Haidt’s Work is part of the Proof
I think human understanding has reached the point at which we can say with confidence that we know what those principles – those foundations – which make the greater contribution are, and that we can prove it through a combination of social science and historical research and assessment.
I believe that the essence of that proof is hidden within the work of Jonathan Haidt. In fact, I believe that one of the best arguments that has ever been made on behalf of those principles – an argument on par with the arguments of Hume or Burke – is within the pages of The Righteous Mind, The Happiness Hypothesis, and his other work.
That proof goes something like this:
Human flourishing and happiness come from the between. The between comes from social and moral capital. Social and moral capital come from the synergy of all the moral foundations working together in balance. Human flourishing and happiness are degraded and/or fail to reach their maximum potential whenever a culture upsets the balance by emphasizing one or more foundations more than the others. When the imbalance is bad enough anomie or chaos, or both, can ensue. In cases of extreme imbalance societies can fail completely, and sometimes even fall into genocide.
Haidt’s data and findings show that conservatism is the morality of balance between the Yin of the individualizing foundations and the Yang of the cohering foundations. (I use “cohering” rather than “binding” because it seems more accurate, and because “binding,” with its implication of “oppressing,” fits too neatly into the liberal grand narrative about conservatism. A narrative which I believe to be demonstrably false through the latest findings of social science and through looking at history through the lens of those findings.) The essential goal of conservatism is to find the sweet spot in the pushmepullyou tradeoff between the desire of each individual for autonomy and the need, “to suppress or regulate self-interest and make cooperative society possible.” Haidt’s findings show that the concept of Yin/Yang is practically the definition of Conservatism.
Haidt’s findings also show that, for all practical purposes, liberalism is focused entirely on the individualizing foundations. The essential goal of liberalism is to maximize the autonomy, safety, and well being of the individual. Liberalism is Yin, by itself.
Conservatism seeks to achieve balance between Yin and Yang. Conservatism is Yin/Yang.
Liberalism seeks to maximize Yin. Liberalism is Yin.
The characterization of the relationship between liberalism and conservatism as that of Yin/Yang is therefore incorrect.
The Moral Relativism of Yin/Yang and The Asteroids Club hurts more than it helps.
I appreciate the spirit and intent of Haidt’s Yin/Yang metaphor and of The Asteroids Club. I really do. It goes all the way back to the red pill, blue pill metaphor of his 2008 TED talk, where he said:
We try to explain why half of America voted for the other team. We think they must be blinded by religion, or by simple stupidity. (Laughter) (Applause) So, if you think that half of America votes Republican because they are blinded in this way, then my message to you is that you’re trapped in a moral matrix, in a particular moral matrix.And by the matrix, I mean literally the matrix, like the movie “The Matrix.”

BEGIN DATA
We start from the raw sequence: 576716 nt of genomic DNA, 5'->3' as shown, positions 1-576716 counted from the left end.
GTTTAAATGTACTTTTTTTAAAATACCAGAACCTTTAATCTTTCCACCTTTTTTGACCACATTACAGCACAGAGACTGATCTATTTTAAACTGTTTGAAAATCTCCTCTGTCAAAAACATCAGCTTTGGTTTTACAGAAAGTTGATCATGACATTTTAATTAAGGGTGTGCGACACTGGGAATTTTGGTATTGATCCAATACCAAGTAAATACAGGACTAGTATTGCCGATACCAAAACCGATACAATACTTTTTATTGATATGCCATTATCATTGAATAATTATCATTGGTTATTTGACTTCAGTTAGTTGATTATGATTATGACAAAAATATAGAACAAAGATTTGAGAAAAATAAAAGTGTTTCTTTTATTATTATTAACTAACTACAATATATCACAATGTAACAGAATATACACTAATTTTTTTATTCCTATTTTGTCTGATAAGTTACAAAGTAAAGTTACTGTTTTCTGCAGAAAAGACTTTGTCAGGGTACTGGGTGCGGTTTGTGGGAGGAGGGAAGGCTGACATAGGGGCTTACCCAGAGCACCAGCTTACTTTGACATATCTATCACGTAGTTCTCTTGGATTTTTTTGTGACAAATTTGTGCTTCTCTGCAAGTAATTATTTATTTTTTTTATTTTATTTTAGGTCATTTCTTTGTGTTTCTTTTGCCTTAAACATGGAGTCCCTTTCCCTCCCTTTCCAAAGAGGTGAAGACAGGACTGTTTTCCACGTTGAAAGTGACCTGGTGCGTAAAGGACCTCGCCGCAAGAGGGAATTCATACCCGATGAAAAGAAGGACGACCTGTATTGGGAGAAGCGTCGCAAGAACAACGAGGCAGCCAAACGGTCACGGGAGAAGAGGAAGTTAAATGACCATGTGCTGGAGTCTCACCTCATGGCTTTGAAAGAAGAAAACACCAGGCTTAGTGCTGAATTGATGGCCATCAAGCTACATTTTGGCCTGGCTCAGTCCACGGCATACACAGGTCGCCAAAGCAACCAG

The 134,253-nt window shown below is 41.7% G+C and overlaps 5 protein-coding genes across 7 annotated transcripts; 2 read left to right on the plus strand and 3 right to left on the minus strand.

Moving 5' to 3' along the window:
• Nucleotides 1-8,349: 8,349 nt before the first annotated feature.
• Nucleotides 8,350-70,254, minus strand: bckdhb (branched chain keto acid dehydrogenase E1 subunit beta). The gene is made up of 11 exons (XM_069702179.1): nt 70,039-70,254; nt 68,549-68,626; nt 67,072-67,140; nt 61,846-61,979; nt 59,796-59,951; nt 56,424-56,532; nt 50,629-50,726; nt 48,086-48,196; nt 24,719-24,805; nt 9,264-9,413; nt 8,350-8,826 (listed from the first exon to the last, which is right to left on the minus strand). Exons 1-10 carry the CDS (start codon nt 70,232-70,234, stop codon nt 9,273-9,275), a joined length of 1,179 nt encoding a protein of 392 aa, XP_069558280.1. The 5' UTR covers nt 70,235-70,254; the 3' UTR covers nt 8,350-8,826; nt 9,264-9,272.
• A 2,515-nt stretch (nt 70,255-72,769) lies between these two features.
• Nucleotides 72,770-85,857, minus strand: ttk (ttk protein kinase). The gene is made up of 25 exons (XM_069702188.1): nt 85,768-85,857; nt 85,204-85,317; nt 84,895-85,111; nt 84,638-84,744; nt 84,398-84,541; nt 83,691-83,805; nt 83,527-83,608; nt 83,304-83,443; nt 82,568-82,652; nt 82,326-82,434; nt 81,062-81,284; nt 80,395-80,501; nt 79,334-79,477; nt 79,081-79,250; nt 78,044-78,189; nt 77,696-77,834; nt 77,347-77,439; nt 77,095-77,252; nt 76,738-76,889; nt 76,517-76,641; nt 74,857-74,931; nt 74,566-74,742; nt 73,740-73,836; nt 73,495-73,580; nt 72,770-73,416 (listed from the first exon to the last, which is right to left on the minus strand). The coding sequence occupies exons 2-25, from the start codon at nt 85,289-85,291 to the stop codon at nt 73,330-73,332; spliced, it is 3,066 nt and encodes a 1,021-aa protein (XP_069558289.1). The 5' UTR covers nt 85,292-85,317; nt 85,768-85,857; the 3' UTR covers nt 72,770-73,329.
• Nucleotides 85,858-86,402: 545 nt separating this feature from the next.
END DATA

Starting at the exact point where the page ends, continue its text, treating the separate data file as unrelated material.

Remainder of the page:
But I’m here today to give you a choice. You can either take the blue pill and stick to your comforting delusions, or you can take the red pill, learn some moral psychology and step outside the moral matrix.
I think Haidt’s aim is laudable. I think he’s mostly on the right track. He’s my favorite author on the topic of the political divide. I second the idea, expressed by others, that his work constitutes a Rosetta Stone for deciphering it.
But in the long run I think the moral relativism which undergirds The Asteroids Club and the incorrect characterization of liberalism and conservatism through the Yin/Yang metaphor creates several problems; problems which ultimately contribute to demonization and the political divide, rather than reduce them.
It implies that the almost pure “individualizing” of liberalism is “balanced” by an almost equally pure “binding” of conservatism. That implication is a misrepresentation of conservative psychology, morality, and ideology. It misrepresents what is going on in the conservative mind, it misrepresents the origins of and reasons for conservative sacred values, it misrepresents the goals and objectives of conservative policies offered in Congress, and it misrepresents the “messaging” of conservative political campaigns.
It implies that conservatism is on the right side of the political spectrum, equidistant with liberalism in relation to the center. I submit that this is not the case. I submit that conservatism, rightly understood, by virtue of its innate, inherent balance between the Yin of individualizing and the Yang of “binding” is, in fact, in the center of the political spectrum. I submit that Haidt’s data proves this to be true. I know this idea may be controversial, even heretical, but I stand by it, and firmly. I explain it in greater detail here: Toward A More Accurate Political Spectrum
It helps to make the political divide worse in at least two ways. First, it plays directly into, and reinforces, the (false) liberal grand narrative that conservatism, by virtue of its supposed focus on “binding” is the main reason throughout history for the oppression of “the little guy.” Second, it provides Haidt’s mostly liberal audiences an argumentative escape clause which allows them to answer “No” to the question “Must I believe it?” if they do happen to grasp the essence of the proof about moral principles I offered earlier in this essay.